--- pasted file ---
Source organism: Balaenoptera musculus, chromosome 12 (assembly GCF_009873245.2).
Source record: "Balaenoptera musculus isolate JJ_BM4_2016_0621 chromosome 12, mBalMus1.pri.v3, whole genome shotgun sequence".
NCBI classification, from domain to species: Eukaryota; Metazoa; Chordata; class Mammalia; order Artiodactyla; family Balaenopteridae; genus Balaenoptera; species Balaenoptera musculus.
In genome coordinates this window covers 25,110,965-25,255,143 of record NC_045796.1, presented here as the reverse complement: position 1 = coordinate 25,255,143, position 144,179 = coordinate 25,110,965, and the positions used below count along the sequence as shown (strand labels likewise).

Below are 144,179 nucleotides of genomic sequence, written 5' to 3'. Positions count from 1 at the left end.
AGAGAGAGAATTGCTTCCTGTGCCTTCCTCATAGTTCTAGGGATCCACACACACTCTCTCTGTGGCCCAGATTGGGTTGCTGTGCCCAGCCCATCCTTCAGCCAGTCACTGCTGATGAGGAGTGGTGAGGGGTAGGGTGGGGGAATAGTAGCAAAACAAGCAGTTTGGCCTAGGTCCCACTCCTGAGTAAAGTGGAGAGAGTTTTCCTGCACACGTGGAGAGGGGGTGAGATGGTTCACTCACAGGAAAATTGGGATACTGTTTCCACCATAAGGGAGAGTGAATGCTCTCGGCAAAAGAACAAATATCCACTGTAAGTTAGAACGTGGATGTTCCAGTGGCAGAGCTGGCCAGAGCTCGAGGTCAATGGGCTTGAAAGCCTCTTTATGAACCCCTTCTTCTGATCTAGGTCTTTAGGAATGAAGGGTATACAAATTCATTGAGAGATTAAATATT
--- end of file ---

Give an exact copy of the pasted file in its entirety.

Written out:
Source organism: Balaenoptera musculus, chromosome 12 (assembly GCF_009873245.2).
Source record: "Balaenoptera musculus isolate JJ_BM4_2016_0621 chromosome 12, mBalMus1.pri.v3, whole genome shotgun sequence".
NCBI classification, from domain to species: Eukaryota; Metazoa; Chordata; class Mammalia; order Artiodactyla; family Balaenopteridae; genus Balaenoptera; species Balaenoptera musculus.
In genome coordinates this window covers 25,110,965-25,255,143 of record NC_045796.1, presented here as the reverse complement: position 1 = coordinate 25,255,143, position 144,179 = coordinate 25,110,965, and the positions used below count along the sequence as shown (strand labels likewise).

Below are 144,179 nucleotides of genomic sequence, written 5' to 3'. Positions count from 1 at the left end.
AGAGAGAGAATTGCTTCCTGTGCCTTCCTCATAGTTCTAGGGATCCACACACACTCTCTCTGTGGCCCAGATTGGGTTGCTGTGCCCAGCCCATCCTTCAGCCAGTCACTGCTGATGAGGAGTGGTGAGGGGTAGGGTGGGGGAATAGTAGCAAAACAAGCAGTTTGGCCTAGGTCCCACTCCTGAGTAAAGTGGAGAGAGTTTTCCTGCACACGTGGAGAGGGGGTGAGATGGTTCACTCACAGGAAAATTGGGATACTGTTTCCACCATAAGGGAGAGTGAATGCTCTCGGCAAAAGAACAAATATCCACTGTAAGTTAGAACGTGGATGTTCCAGTGGCAGAGCTGGCCAGAGCTCGAGGTCAATGGGCTTGAAAGCCTCTTTATGAACCCCTTCTTCTGATCTAGGTCTTTAGGAATGAAGGGTATACAAATTCATTGAGAGATTAAATATT